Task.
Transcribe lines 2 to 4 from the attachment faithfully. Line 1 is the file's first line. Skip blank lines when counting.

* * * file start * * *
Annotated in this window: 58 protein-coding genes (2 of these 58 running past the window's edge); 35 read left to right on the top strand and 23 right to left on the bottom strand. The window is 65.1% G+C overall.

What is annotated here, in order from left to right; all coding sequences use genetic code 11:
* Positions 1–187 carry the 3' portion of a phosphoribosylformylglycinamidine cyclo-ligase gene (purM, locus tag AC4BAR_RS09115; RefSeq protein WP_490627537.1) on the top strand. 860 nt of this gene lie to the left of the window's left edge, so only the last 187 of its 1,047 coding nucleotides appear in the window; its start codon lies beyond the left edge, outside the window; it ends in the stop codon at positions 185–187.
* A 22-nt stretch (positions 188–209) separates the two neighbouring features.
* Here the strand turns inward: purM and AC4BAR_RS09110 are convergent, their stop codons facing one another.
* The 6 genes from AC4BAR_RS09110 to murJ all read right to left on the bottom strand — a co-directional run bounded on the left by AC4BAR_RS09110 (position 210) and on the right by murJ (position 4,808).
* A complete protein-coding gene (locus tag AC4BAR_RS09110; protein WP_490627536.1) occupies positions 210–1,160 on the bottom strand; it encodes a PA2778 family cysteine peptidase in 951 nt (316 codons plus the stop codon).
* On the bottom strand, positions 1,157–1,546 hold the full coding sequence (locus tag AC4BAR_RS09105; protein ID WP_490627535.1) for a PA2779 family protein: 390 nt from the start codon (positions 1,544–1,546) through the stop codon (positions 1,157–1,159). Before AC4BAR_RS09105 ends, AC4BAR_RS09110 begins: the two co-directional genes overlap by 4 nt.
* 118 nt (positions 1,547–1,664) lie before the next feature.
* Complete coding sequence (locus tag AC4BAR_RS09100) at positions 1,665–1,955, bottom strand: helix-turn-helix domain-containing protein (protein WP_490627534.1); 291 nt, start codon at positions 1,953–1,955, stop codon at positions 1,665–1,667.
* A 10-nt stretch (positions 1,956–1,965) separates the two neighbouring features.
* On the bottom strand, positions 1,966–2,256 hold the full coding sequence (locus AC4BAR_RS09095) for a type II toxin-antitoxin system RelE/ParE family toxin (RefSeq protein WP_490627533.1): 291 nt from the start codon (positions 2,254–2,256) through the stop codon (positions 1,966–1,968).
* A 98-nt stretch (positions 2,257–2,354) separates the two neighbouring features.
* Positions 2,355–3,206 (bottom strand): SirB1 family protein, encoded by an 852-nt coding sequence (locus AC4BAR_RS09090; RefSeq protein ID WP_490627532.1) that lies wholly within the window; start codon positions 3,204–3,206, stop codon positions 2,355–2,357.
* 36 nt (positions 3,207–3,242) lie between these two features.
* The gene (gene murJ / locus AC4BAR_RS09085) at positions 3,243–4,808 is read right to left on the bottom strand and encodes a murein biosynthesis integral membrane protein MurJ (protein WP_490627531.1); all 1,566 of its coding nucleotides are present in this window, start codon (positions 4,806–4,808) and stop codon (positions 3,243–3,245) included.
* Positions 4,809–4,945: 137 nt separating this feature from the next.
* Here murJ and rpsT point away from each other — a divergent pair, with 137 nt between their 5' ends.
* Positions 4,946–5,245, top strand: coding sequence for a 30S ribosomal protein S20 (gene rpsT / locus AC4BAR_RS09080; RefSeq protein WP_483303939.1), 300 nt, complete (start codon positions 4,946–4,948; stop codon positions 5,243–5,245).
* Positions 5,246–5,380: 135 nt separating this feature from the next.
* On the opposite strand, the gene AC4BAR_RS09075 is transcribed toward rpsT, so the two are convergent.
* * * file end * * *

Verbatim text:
What is annotated here, in order from left to right; all coding sequences use genetic code 11:
* Positions 1–187 carry the 3' portion of a phosphoribosylformylglycinamidine cyclo-ligase gene (purM, locus tag AC4BAR_RS09115; RefSeq protein WP_490627537.1) on the top strand. 860 nt of this gene lie to the left of the window's left edge, so only the last 187 of its 1,047 coding nucleotides appear in the window; its start codon lies beyond the left edge, outside the window; it ends in the stop codon at positions 185–187.
* A 22-nt stretch (positions 188–209) separates the two neighbouring features.